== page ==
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5 hidden North Island gems to add to your New Zealand experience

Although about as cliched as you can get, getting 'off the beaten track' in New Zealand reaps some beautiful rewards. So, take a detour with us to discover these absolute treasures.

1. Homunga Bay

If pohutakawa fringed coastlines, pristine stretches of white sand with sparkling turquoise water is painting a picture of summer for you, then plan to pack a picnic and some walking shoes and head to the outskirts of Waihi this summer. As far as beaches go in New Zealand, this one is as beautiful and quiet as they get. There are two ways to access Homunga Bay. Head around the rocks at the north end of Waihi surf beach (mind the tide, access can be cut-off at high tide) and walk 8km around the winding coastline. Or, you can park your car at the top of Ngatitangata Road and head down the hill to the bay. The way down will take you about 30 minutes, but the walk back up is very steep, make sure you pack some sturdy walking shoes! Swimming can be dangerous at this beach and there are no lifeguards close, so take extra care. Join us on our Coast and Cuisine Experience or Coastal Charm Taster tour to visit this bay and explore the coastline by foot.

2. Marokopa Falls

These falls are nothing short of spectacular and just a short 10 minute walk from the road to the viewing platform. The 35m high waterfall is a classic block shape and is unquestionably one of the most beautiful in the country. From Waitomo village, head west towards the small fishing village of Marokopa for about 35minutes. The falls has a small carpark on the lefthand side of the road. Be sure to take your camera, rainbows often appear over the falls which make for some magical captures.

3. Pureora Forest Park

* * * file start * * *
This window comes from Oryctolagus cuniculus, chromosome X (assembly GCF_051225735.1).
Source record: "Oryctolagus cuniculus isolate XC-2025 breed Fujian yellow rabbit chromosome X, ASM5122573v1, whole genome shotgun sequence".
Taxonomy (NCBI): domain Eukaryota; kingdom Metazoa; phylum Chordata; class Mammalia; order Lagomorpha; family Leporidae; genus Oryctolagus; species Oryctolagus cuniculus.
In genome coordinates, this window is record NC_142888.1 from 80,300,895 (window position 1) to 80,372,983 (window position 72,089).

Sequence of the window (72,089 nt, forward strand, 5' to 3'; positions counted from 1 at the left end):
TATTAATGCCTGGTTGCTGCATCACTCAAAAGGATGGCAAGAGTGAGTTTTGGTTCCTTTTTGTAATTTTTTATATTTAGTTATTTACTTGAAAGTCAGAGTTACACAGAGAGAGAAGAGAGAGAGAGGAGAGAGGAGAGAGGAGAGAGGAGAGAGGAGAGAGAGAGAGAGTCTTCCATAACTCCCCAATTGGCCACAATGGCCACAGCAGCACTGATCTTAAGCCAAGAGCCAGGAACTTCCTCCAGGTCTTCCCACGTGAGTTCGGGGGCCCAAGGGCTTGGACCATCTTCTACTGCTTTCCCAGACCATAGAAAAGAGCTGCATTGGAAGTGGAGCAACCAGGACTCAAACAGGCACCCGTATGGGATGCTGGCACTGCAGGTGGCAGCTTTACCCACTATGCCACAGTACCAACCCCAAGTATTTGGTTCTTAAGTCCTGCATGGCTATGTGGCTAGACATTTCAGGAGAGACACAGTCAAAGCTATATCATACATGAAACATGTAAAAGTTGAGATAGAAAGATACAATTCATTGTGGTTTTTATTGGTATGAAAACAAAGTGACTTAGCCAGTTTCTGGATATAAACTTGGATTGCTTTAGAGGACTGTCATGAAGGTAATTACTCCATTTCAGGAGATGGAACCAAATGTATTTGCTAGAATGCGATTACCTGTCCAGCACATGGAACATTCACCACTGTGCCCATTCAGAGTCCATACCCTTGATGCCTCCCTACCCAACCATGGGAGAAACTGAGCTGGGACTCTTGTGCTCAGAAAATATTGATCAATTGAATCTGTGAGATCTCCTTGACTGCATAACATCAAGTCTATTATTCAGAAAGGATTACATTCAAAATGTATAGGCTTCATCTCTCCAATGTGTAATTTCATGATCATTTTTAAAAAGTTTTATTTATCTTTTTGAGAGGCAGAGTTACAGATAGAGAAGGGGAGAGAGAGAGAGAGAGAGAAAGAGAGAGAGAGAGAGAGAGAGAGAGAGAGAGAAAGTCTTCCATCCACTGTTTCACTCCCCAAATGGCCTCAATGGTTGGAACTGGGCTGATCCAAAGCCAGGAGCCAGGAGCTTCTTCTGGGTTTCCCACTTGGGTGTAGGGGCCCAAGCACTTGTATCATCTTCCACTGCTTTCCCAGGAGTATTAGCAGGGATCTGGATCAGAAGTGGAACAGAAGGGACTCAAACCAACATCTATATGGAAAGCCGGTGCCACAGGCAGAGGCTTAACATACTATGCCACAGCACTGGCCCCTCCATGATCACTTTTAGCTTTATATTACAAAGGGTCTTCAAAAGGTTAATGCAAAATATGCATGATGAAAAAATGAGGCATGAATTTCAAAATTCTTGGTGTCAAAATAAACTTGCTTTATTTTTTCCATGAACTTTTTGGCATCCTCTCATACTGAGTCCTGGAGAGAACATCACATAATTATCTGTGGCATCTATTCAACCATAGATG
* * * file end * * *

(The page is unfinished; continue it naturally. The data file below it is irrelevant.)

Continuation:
Arguably the most beautiful forest in the North Island, Pureora's podocarp enveloped forests give a true impression of enchantment and magic. The geographic centre of the North Island lies beneath its canopy, and the tallest totara in New Zealand has stood here for more than 1500 years. The 78,000 hectares of ancient rainforest is home to giant native totara, rimu, matai, miro and kahikatea trees. Aside from it's obvious natural beauty, the park is steeped with an interesting history. Being one of the last native forests to be opened up for logging, it was established as a park in 1978 after a series of protests and tree-sittings. The park is home to the 88km timber trail - one of the best cycle tracks in New Zealand. The slopes of Mount Pureora, Mount Titiraupenga and Mount Pukeokahu offer varying challenges for keen hikers. Pureora is said to be one of the finest examples of podocarp rainforest in the world and if you navigate the gravel roads to visit one day, you'll be left completely under it's spell.

4. Sanctuary Mountain Maungatautari

From challenging hiking to gentle bushwalking there is something for the whole family at Sanctuary Mountain. Maungatautari - which roughly translates to 'floating mountain' because it's often shrouded in low cloud and mist with its peaks 'floating' above - is the largest mainland conservation island in New Zealand. Some of the country's rarest birds can be heard and sometimes seen on the mountain. Among its introduced inhabitants are the kiwi, the hihi (stitchbird), the cheeky kaka, the brightly coloured takahe and the kokako. Enclosed by the world's longest pest-proof fence (47km), the native bush is something to behold. The local community had a lofty goal of restoring the mountain bush to the way it would have been hundreds of years ago and an extensive pest control programme has been successful in eradicating pests and restoring this ancient ecosystem. There are guided day and night time nature walks available, as well as the wetlands where you can see the prehistoric Tuatara. This place feels truly ancient and is a proud jewel in the Waikato thanks to the work of the local community and Maungatautari Trust.

5. Tawarau Forest

For those who don't mind a bit of raw adventure, the Tawarau Forest has some seriously cool tramping tracks (yes tramping, think Kiwi-style mud, tree roots and tricky creek crossings) and a couple of small but captivating waterfalls. You won't read about these tracks in any guide books. There is something totally unique about clambering through pristine virgin forest that opens out into a spectacular limestone laden valley. The Tawarau Falls loop, the double falls and the Gorge Track all link together, but access is tricky - often via unmaintained gravel roads and these tracks are best walked in summer when creek levels are low and there is less mud about. The effort to get there is worth it if you like exploring areas not many others do and prefer tracks all to yourself. Or come with us on our six day Heart of the North hiking tour to explore this forest and other gems.



 

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